$ curl 'http://localhost:8080/myindex?url=example.org'
org,example)/ 20030402160014 http://example.org/ text/html 200 MOH7IEN2JAEJOHYXIEPEEGHOHG5VI=== - - 2248 396 mycrawl.warc.gz

CDX formatted as JSON arrays:

$ curl 'http://localhost:8080/myindex?url=example.org&output=json'
[
  [
    "org,example)/",
    20030402160014,
    "http://example.org/",
    "text/html",
    200,
    "MOH7IEN2JAEJOHYXIEPEEGHOHG5VI===",
    2248,
    396,
    "mycrawl.warc.gz"
  ]
]

OpenWayback "OpenSearch" XML:

$ curl 'http://localhost:8080/myindex?q=type:urlquery+url:http%3A%2F%2Fexample.org%2F'
<?xml version="1.0" encoding="UTF-8"?>
<wayback>
   <request>
       <startdate>19960101000000</startdate>
       <enddate>20180526162512</enddate>
       <type>urlquery</type>
       <firstreturned>0</firstreturned>
       <url>org,example)/</url>
       <resultsrequested>10000</resultsrequested>
       <resultstype>resultstypecapture</resultstype>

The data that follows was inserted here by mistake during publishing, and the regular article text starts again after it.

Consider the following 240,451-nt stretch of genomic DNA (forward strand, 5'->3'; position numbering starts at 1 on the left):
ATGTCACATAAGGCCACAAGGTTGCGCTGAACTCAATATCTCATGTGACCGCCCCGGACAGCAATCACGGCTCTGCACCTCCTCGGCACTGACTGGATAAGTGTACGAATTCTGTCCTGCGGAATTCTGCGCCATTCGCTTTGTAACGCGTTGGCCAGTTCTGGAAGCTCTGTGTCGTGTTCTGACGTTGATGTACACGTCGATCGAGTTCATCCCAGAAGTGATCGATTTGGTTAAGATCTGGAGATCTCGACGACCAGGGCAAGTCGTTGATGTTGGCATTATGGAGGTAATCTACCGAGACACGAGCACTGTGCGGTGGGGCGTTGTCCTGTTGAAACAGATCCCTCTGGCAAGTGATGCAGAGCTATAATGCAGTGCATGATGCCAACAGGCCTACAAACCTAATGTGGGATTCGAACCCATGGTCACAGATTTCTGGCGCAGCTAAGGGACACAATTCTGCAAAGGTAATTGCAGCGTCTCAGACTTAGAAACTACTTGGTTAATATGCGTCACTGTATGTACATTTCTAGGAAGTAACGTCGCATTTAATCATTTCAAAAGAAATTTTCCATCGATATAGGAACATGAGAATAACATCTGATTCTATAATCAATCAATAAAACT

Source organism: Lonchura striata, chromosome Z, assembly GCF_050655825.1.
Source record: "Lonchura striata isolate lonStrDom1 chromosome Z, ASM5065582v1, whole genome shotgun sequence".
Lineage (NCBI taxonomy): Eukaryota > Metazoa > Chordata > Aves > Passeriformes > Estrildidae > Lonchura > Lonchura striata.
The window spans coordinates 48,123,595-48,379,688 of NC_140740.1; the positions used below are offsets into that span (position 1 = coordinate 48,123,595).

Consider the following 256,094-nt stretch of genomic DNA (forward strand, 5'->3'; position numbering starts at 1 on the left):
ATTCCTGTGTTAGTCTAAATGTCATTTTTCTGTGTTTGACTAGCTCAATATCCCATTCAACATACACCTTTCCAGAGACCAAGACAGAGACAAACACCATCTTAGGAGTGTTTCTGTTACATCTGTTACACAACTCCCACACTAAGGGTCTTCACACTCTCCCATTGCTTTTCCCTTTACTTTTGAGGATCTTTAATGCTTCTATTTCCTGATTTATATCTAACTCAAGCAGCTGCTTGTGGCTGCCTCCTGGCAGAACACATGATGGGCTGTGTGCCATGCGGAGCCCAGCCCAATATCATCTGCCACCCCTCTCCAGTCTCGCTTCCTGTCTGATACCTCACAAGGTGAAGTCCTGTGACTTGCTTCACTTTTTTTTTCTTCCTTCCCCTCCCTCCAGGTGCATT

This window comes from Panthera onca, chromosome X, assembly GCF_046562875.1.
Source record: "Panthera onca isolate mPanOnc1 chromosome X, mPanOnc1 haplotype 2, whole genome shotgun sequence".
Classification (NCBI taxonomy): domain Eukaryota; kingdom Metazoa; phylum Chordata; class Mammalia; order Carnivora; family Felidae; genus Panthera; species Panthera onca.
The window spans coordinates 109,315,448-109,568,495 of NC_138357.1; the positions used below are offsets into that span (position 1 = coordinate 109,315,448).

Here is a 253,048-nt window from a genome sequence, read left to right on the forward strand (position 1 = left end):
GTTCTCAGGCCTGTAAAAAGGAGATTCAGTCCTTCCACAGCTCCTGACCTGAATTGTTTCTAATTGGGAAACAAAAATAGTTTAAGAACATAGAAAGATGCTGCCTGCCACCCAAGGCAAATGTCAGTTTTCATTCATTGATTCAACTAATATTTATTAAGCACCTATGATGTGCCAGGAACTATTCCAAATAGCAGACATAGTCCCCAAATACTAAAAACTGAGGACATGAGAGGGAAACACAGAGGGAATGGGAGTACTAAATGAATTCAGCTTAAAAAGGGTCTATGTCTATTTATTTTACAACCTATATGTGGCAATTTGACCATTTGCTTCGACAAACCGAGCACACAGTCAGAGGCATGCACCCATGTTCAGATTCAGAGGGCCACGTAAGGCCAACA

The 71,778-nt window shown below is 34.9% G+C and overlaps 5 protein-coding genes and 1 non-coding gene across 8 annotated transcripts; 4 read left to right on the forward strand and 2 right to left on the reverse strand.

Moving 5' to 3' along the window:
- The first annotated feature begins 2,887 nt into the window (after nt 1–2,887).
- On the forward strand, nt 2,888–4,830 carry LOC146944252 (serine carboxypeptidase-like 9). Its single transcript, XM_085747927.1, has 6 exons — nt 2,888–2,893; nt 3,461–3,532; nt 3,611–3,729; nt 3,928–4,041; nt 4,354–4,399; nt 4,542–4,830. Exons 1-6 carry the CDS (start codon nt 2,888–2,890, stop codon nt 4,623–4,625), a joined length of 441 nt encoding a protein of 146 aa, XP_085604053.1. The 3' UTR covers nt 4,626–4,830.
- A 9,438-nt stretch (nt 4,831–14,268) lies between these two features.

</request>
   <results>
       <result>
           <compressedoffset>396</compressedoffset>
           <compressedendoffset>2248</compressedendoffset>
           <mimetype>text/html</mimetype>
           <file>mycrawl.warc.gz</file>
           <redirecturl>-</redirecturl>
           <urlkey>org,example)/</urlkey>
           <digest>MOH7IEN2JAEJOHYXIEPEEGHOHG5VI===</digest>
           <httpresponsecode>200</httpresponsecode>
           <robotflags>-</robotflags>
           <url>http://example.org/</url>
           <capturedate>20030402160014</capturedate>
       </result>
   </results>
</wayback>

Query URLs that match a given SURT prefix:

$ curl 'http://localhost:8080/myindex?url=(org,example&matchType=prefix'

Find the first 5 URLs with a given domain:

$ curl 'http://localhost:8080/myindex?url=example.org&matchType=domain&limit=5'

Find the next 10 URLs in the index starting from the given SURT:

$ curl 'http://localhost:8080/myindex?url=(org,example,&matchType=range&limit=10'

Return results in reverse order:

$ curl 'http://localhost:8080/myindex?url=example.org&sort=reverse'

Return results ordered closest to furthest from a given timestamp:

$ curl 'http://localhost:8080/myindex?url=example.org&sort=closest&closest=20030402172120'